“So Much Like My Dad”
Written by Bobby Emmons and Chips Moman
Radio & Records
#1 (1 week)
September 18, 1992
An underrated George Strait set produces its only No. 1 hit.
The Road to No. 1
After “The Chill of an Early Fall” topped the Radio & Records chart, Strait missed the top ten for the first time in years with his cover of “Lovesick Blues.” MCA then sent the lead single to his next album, Holding My Own, to radio. “Gone as a Girl Can Get” went top five on both charts. The second and final single from that album returned him to the top of the Radio & Records rankings.
The No. 1
Willie Nelson originally recorded “So Much Like My Dad,” and you can hear traces of that original version in Strait’s cover of it. But he still makes it entirely his own. “Dad songs” are a big part of Strait’s repertoire, driven by his close relationship with both his father and his son. He always delivers them well, softly but without a drop of sap.
I still think the song needs a second verse, but what’s here is still moving. It’s one of his more easily forgotten hits, but it’s very much worth rediscovering.
The Road From No. 1
Holding My Own was cut short by Pure Country, George Strait’s film debut. Its accompanying soundtrack launched him back into the A-list among country album sellers. The lead single, which became one of his signature songs, will top the charts before the end of 1992. We’ll cover it soon.
“So Much Like My Dad” gets a B+.
Every No. 1 Single of the Nineties
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I don’t love this song. It’s kind of boring to me. But I’m grumpy that I can’t add “Gone As A Girl Can Get” to the Number One Singles of the Nineties playlist that I’ve been making as this feature has been moving along.
The simple authentic dialogue and relatability of the conversation between a son and his mother is stunning. If this performance were a movie it would be cinema verite.
The nervous piano sounds like a reluctant doorbell ringing as the narrator stumbles through explaining his unexpected homecoming and awkwardly shares his reasons for being at his momma’s doorstep. He meanders through memories, ultimately settling on recognizing that he is, in fact, in trouble.
Strait finally cuts to the quick when he blurts out “She says she’s gonna’ leave me, momma.” Strait’s vocals plead with hurt, confusion, and disbelief. The swirling steel guitar comes within a sob of crying out, “Can you believe it?”
But he also has a plan. Every desperate man does.
This song is absolutely brilliant. Another verse would diminish the raw focus and stunned intensity of his wrestling with the possibility of his his girl leaving him. He is delusional. The listener knows his momma’ can’t help him even as he can’t help himself from asking her for advice.
This sing is heartbreaking.
This is another one of my personal favorites from George Strait. I love everything about it, from the arrangement, the beautiful melody, the lyrics to Strait’s performance. I get chills every time I hear this one. I guess it just that feeling of sadness that Mom can’t easily make the pain and troubles go away like she did for him as a kid, and that harsh reminder of how much more complicated things are as an adult. Billy Dean’s “Only The Wind” has a similar effect on me. This song also has some of the most gorgeous steel guitar playing I’ve ever heard, and I love the sound of that plucking instrument after he sings “She says she’s gonna leave me Mama.” Not sure what that instrument is, but it’s very unique sounding, and this is one of the only songs I’ve heard it on. Besides the story of the song playing like a movie in my mind, I can also picture couples slow dancing to this one in a dimly lit smoke filled dance hall. Just an absolutely beautiful song!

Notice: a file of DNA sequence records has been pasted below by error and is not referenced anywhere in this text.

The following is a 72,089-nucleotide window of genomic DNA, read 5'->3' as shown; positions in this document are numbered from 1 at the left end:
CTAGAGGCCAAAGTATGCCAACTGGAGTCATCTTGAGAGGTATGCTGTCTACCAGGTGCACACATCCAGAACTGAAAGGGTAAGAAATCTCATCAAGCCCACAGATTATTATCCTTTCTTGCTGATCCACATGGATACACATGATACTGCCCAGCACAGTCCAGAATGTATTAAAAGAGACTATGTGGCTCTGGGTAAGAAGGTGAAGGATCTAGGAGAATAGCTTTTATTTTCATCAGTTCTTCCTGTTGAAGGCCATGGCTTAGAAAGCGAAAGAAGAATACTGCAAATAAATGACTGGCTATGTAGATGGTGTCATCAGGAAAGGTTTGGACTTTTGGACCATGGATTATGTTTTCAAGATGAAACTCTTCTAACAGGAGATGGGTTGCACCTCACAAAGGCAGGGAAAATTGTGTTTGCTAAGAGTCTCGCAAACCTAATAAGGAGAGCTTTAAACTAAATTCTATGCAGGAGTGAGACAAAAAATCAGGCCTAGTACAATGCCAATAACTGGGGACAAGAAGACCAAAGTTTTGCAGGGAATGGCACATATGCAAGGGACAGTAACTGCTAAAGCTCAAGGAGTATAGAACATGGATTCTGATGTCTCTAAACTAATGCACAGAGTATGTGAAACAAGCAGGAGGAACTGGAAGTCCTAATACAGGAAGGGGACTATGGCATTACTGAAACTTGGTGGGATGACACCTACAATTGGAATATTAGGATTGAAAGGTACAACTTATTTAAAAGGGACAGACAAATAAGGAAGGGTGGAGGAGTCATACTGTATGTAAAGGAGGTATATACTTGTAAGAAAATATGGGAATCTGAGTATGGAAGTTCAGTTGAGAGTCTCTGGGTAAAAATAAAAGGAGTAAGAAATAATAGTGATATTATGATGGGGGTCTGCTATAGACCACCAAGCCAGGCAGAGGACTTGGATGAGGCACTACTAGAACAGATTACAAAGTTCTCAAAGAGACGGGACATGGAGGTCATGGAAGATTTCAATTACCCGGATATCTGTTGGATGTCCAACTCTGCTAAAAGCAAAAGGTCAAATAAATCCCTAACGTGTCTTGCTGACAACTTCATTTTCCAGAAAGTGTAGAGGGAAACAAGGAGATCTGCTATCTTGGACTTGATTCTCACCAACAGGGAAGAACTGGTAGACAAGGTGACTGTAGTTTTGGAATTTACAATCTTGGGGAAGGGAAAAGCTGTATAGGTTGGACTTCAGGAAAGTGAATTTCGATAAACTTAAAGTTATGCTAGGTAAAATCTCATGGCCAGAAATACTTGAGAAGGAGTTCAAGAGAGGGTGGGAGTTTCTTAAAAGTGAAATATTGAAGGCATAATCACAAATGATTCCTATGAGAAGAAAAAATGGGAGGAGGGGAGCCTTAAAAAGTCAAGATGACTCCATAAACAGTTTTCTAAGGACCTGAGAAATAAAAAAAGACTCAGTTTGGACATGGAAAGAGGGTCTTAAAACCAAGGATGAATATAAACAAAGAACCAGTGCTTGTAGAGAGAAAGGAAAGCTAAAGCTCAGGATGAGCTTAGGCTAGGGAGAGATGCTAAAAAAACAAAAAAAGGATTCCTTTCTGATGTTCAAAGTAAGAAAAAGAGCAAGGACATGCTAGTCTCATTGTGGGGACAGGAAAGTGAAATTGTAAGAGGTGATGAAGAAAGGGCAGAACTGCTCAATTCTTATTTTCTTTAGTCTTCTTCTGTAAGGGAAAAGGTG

Unfortunately, this is yet another song I don’t quite remember hearing all that much during 1992, nor do I recall ever hearing it as a recurrent for the rest of the decade. I instantly fell in love with it when I got his Holding My Own album earlier in the 2000’s. That album also seemed to be one of the ones often playing over the speakers whenever we went to one of our favorite barbeque places in the early 00’s.
Holding My Own has actually become one of my favorite Strait albums, and I agree that it’s one of his most underrated. It’s a shame that it got cut short and was eventually overshadowed by Pure Country, since there are quite a few other songs on it that I believe would’ve made great singles. I particularly think the title track, “Trains Make Me Lonesome,” and “Wonderland Of Love” would’ve all sounded great on the radio. I also love “All Of Me Loves All Of You” “You’re Right, I’m Wrong,” and “Faults And All.”
I’m familiar with almost the songs so far in this feature, but I can’t recall ever hearing this song before. On first listen, it’s a good song.